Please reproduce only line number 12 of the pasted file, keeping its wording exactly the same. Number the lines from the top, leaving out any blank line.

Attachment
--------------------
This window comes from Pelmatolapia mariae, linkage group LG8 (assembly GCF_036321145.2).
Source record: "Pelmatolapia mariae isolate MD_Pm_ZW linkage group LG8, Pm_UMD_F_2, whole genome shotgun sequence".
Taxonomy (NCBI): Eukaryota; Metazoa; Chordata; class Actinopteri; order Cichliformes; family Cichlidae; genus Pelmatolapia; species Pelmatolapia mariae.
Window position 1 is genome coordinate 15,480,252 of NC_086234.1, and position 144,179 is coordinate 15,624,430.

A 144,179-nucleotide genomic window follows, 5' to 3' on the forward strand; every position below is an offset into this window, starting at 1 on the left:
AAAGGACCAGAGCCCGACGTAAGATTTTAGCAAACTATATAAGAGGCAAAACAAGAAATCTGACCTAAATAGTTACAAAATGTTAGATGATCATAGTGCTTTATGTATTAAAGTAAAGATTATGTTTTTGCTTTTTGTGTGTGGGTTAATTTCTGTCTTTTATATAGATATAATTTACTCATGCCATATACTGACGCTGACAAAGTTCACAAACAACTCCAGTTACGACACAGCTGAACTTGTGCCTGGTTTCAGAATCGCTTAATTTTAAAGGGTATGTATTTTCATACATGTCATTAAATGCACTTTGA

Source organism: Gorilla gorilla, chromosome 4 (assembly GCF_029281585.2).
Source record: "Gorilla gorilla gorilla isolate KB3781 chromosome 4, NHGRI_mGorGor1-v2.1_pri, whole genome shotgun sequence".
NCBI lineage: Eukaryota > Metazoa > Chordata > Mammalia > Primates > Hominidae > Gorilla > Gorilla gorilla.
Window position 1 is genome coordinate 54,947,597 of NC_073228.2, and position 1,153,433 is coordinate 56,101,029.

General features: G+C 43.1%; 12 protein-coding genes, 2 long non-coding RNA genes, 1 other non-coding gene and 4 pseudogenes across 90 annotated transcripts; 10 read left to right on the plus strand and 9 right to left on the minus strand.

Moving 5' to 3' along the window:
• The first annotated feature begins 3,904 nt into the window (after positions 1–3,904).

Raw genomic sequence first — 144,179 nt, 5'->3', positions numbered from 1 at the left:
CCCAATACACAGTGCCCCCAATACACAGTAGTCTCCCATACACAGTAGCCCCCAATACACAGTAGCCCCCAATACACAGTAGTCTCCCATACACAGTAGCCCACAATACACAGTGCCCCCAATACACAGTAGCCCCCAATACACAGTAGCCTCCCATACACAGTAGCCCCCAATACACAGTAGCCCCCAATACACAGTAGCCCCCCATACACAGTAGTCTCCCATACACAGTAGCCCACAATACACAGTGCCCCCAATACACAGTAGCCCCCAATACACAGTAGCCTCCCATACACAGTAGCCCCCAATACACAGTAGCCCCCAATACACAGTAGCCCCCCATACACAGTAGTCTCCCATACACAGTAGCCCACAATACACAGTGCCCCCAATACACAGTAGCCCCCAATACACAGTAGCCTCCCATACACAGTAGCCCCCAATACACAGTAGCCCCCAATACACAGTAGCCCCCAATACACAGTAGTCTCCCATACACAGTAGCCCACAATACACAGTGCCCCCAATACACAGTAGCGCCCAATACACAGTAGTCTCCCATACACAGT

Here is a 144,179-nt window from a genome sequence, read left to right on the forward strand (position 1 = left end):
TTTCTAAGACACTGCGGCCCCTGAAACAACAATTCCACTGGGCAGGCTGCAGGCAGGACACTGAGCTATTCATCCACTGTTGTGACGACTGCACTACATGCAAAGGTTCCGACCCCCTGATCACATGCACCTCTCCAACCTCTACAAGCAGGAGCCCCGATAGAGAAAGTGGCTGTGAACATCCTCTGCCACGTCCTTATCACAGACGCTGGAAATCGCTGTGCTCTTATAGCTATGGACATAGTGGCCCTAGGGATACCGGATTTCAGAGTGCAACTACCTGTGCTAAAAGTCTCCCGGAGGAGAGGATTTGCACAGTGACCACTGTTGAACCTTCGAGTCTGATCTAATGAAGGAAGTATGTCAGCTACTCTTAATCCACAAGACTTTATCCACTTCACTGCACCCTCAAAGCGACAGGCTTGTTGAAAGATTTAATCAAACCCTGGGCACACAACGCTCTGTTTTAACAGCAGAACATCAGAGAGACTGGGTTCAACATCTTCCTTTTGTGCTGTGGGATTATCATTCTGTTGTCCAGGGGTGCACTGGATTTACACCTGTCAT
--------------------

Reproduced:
Moving 5' to 3' along the window: